Figuring out if Solar is Affordable
Adding solar to your home has a few layers of financial consideration, here are some to evaluate:
Cost to Install
I’ve seen anything from $4,000 to $90,000 to buy panels. Much of the cost is variable given your roof size, so getting a quote is imperative to determine your cost. And when comparing various quotes, it’s important to really understand the amount of energy the panels are predicted to produce to help determine the time it will take you to break even on the investment. I’ve looked at this for clients and found that the lowest quote also produced the least amount of energy and took the longest to break even. You’re looking for value, not necessarily just the cheapest route. But in general, expect a breakeven to be between 5-10 years.
Another part of the cost could be related to style. For instance, Tesla has released a solar roof shingle in a variety of styles
(now this is something I could agree to aesthetically). But the price tag is easily $10s of thousands of dollars. And while the cost of solar technology has come down over the years, the cost of installation and the reduction of subsidies has actually made the project more expensive than in years past. So start reaching out to reputable providers to get custom quotes and pay very close attention to their assumptions while comparing.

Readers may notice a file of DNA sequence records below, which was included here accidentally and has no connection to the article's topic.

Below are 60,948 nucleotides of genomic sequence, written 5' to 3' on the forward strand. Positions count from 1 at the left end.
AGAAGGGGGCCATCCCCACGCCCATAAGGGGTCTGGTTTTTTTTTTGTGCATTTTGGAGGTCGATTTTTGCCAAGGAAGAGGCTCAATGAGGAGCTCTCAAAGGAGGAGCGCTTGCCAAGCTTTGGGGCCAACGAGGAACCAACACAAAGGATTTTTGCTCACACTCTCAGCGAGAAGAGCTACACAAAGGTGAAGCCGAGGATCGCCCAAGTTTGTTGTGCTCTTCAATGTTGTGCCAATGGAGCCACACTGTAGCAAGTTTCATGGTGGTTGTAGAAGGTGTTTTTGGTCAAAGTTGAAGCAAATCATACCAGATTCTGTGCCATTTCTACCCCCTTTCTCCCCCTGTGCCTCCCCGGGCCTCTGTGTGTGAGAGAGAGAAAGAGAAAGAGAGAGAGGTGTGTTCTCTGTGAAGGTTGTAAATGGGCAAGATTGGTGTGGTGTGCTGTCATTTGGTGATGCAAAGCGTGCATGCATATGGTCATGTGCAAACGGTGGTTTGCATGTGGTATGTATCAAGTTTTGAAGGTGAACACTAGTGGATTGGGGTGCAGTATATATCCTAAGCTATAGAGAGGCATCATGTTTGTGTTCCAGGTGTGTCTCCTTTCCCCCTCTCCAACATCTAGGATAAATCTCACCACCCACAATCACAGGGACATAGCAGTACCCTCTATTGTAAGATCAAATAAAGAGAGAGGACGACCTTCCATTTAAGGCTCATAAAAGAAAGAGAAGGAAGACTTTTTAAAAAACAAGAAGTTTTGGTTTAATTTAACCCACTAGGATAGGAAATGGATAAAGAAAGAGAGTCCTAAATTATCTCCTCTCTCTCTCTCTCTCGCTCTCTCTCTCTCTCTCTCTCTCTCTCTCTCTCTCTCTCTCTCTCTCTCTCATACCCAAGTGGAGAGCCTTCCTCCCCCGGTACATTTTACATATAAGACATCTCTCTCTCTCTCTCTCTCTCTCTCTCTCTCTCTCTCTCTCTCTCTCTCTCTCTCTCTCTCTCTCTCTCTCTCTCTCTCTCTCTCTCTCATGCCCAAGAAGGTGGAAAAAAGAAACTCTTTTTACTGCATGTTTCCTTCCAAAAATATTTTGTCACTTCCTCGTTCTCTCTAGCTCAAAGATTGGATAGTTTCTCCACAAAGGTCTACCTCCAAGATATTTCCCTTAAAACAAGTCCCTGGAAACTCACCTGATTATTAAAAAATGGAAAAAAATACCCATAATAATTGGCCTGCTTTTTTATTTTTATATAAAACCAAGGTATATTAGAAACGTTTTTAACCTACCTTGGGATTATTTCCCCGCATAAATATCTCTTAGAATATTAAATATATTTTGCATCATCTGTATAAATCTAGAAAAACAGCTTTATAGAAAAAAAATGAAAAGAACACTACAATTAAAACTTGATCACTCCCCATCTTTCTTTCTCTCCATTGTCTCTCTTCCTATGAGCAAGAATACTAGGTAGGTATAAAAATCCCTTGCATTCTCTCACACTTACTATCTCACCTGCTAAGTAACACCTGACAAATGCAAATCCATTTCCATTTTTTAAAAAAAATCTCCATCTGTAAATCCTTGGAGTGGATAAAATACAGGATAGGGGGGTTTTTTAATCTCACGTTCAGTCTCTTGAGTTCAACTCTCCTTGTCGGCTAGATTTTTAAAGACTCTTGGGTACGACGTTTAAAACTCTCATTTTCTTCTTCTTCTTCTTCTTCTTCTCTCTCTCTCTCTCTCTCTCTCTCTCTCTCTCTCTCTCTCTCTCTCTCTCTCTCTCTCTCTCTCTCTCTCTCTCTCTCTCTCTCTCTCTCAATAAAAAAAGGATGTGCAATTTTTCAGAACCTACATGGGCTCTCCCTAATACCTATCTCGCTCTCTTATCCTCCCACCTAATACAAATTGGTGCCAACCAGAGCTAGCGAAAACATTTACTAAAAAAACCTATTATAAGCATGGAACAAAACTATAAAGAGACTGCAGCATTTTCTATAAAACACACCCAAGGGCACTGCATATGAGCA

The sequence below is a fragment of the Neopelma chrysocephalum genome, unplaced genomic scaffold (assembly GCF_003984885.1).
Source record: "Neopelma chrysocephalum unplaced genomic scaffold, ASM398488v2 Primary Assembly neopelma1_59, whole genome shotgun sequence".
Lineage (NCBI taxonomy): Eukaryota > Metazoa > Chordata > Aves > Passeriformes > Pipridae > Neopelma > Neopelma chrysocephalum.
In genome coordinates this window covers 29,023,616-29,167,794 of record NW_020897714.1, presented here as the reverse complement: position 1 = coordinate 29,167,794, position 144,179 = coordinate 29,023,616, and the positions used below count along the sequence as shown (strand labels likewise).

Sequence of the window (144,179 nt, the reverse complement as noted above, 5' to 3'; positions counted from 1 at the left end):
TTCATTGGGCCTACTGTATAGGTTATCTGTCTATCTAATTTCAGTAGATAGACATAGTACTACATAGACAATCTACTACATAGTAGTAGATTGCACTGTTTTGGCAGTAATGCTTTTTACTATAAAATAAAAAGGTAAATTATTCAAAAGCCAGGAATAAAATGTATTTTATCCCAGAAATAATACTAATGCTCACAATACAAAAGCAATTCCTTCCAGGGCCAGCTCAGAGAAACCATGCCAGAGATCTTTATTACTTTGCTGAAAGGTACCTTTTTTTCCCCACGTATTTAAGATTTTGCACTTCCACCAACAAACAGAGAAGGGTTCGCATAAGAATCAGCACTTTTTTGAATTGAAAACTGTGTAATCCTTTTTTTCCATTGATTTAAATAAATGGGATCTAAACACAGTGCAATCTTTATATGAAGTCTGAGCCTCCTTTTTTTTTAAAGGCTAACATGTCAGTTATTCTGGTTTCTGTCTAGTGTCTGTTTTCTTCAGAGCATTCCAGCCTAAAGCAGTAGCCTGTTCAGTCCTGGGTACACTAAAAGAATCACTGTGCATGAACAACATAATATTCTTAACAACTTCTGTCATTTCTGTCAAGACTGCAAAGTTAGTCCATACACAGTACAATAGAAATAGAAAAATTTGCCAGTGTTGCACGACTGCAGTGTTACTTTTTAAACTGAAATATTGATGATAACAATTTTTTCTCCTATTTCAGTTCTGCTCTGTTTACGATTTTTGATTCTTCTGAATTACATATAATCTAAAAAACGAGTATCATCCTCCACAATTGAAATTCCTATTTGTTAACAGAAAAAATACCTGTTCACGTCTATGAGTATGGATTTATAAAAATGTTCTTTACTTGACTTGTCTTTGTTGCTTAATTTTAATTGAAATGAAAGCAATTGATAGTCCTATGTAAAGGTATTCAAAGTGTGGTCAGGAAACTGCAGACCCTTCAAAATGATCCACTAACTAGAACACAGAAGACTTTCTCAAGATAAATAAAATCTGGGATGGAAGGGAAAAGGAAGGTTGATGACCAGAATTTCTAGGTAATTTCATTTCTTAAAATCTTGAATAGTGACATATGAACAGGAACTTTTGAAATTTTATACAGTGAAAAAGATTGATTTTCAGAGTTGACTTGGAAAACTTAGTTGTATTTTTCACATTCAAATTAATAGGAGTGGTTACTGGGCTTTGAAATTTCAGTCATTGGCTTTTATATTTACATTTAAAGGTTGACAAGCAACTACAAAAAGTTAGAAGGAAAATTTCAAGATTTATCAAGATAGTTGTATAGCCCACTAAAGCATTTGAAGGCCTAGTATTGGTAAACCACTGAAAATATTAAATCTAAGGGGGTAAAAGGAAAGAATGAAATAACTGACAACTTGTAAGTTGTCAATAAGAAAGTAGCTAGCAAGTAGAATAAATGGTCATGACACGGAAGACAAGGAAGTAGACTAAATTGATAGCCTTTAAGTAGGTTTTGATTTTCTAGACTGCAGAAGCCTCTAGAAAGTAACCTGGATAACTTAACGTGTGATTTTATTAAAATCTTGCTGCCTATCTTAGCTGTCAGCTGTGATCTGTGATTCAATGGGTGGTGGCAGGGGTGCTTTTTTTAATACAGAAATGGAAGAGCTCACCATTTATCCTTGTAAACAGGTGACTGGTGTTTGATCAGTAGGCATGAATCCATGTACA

Remember that there is also the option to lease panels. In general, it’s savvier to purchase the panels, but potentially it’s friendly from a cash-flow perspective to lease them. Forbes compares the two options here.
Cost at Sale
I’ve read that panels increase your home value (more on that in a minute). Potentially that’s true. But I’d warn that you’re alienating potential buyers who may not be as keen on the idea. Especially if the panels are older or you’re still paying off the panels. If still paying on the panels, you’d have to get the buyer to agree to take over the liability. Now given today’s competitive real estate market – buyers aren’t in a position to be choosey. But outside of this market, I feel that it could easily be used as a negative negotiating point on the price. So if you’re thinking of selling your home prior to breaking even on the panels or when the panels will potentially need replacing, think hard about whether they are actually an asset or liability.
Solar panels are considered a capital improvement and therefore can increase your home value. An increase in home value can mean a bump in property taxes. How they are considered can be confirmed at your local town hall.
Tax Savings and Subsidy
Yes. The federal solar investment tax credit, enacted in 2006, provides a 26% tax credit for solar panels installed on residential and commercial properties ending 12/31/2023. Each state also runs its own programs, here is a link for Massachusetts
Yes, you’ll surely have a lower electric bill. But as mentioned, pay close attention to the quotes. It’s common for the panels to lower your bill, but not eliminate them (especially for a larger home). So you’ll continue to have some level of electric bill + you have a new bill for the panel themselves. For a while you may actually be paying more before you pay less, so make sure you can absorb this reality within cash flow.